> structured format is at least as important (and arguably more important
> n the context of the type "Audiobook") as the book publication date.
> Without that the data encoded for a reading of "Moby Dick," for example,
> would only indicate that the book was published in 1851, and not that it
> was recorded in 2013.

This is also true for all re-publications of books, as you see if you do
a search in any large bibliographic database. The date of publication is
... the date of publication. There are hundreds of publications of Moby
Dick after 1851, and the metadata for each one contains *solely* the
date of publication of the "re-publication." I would love for
bibliographic data to contain an "original date of the work" (which,
BTW, you can find in Wikipedia entries for creative works), but in
bibliographic metadata that information is not included since it
requires some research on the part of the metadata creator.

> Thinking out loud, all of this could be handled if the property values
> for "AudioBook" all pertained to the recording, rather than the book,
> and a property "isBasedOnBook" (like isBasedOnUrl [3]) with expected
> type "Book" could be used to mark up all the properties related to the
> book on which the recording is based.
> [1]
> [2]
> [3]

I can understand the desire to connect the audiobook and the print book
which is being read. In most catalogs and databases they "connect"
because they have the same author, title and subjects, so they are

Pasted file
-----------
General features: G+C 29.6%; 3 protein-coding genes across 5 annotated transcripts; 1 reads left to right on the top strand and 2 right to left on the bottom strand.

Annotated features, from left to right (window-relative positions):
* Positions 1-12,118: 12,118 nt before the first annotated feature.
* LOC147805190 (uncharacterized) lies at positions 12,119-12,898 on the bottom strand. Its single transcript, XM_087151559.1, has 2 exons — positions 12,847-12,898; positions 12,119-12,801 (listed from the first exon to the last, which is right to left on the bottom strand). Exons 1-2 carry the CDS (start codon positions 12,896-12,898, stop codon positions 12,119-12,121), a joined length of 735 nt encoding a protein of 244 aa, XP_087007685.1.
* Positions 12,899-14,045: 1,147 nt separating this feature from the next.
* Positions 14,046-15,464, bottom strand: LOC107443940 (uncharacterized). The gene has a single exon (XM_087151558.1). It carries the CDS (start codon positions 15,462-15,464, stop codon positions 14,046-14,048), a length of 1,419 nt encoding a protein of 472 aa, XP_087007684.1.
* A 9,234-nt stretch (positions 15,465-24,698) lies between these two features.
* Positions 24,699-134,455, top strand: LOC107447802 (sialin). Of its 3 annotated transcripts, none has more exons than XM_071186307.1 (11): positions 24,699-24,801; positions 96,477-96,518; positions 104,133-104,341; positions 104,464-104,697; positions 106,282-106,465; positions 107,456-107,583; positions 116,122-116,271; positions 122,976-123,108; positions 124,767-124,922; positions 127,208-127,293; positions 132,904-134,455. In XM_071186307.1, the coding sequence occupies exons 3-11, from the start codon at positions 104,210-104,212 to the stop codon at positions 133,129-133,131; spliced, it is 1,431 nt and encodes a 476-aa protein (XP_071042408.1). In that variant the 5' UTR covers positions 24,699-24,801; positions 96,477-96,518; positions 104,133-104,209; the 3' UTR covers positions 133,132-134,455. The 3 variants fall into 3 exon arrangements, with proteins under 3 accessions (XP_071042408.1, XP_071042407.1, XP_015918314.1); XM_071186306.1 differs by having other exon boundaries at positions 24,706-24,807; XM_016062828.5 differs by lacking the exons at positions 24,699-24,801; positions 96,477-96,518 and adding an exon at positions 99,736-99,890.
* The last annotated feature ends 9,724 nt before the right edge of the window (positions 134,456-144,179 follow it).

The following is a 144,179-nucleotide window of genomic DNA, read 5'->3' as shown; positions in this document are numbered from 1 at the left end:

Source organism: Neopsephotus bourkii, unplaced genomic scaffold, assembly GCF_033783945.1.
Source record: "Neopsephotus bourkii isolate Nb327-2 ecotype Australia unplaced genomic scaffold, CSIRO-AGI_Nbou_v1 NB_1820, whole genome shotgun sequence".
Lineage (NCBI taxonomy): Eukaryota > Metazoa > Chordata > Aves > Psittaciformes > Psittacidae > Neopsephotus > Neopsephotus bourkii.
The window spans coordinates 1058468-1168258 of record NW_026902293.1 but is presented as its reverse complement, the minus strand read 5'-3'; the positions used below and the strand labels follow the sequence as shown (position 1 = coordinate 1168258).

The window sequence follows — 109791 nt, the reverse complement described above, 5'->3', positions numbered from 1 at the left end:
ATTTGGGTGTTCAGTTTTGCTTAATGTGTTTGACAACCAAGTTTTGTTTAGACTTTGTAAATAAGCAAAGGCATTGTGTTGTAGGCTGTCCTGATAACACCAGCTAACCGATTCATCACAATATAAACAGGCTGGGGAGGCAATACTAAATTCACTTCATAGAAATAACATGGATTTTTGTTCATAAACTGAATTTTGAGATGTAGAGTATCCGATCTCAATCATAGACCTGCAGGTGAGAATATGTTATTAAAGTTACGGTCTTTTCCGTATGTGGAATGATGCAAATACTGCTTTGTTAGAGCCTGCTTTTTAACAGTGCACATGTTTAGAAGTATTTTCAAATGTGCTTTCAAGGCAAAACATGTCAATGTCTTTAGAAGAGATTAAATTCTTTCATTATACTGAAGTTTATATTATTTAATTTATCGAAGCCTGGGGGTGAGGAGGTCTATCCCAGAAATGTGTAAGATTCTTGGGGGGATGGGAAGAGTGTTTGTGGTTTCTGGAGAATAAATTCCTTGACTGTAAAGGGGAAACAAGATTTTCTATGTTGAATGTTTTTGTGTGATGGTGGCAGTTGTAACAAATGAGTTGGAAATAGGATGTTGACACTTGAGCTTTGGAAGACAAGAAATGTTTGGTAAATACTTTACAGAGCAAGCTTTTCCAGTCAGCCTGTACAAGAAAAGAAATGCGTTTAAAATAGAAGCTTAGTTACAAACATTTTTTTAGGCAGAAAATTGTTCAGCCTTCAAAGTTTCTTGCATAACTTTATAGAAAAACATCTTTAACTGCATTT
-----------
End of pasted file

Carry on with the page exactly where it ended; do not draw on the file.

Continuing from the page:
retrieved with the same query and may be merged in display (cf. Amazon
displays). I'm not sure that the data that exists will lend itself to
providing the information to support isBasedOnUrl. This becomes a
question of goals, therefore: to provide properties for
current data, or to make into a schema that allows new
metadata to be created. I admit that at the moment I'm more interested
in the former, since I see a first use case for schema to mark up
existing data. I'm not seeing it as a metadata creation schema. Perhaps
others are aiming at the latter?


> On Thu, Sep 19, 2013 at 4:30 AM, Wallis,Richard <
> <>> wrote:
>     This is a proposal from the Schema Bib Extend Group
>     <>, consisting of 80+
>     people from a broad cross section of publishers, libraries, and
>     others interested in enhancing <>'s
>     capabilities in the area of bibliographic and associated resources.
>     Proposal:
>     To create a new Type: 'Audiobook'
>     An audiobook is sufficiently different to other book types to
>     warrant the proposal for another type.
>     The proposal is that Audiobook is a sub-type of /both/ Book
>     <> and AudioObject
>     <>.  I am not sure if I have seen a
>     Type in Schema that has more than one super-type before, so I am
>     wondering if this is a valid approach.
>     Detailed proposal posted on the WebSchemas wiki: Audiobook
>     <>
>     Richard Wallis
>     Technology Evangelist, OCLC
> <>

Karen Coyle
m: 1-510-435-8234
skype: kcoylenet

Received on Thursday, 19 September 2013 18:27:32 UTC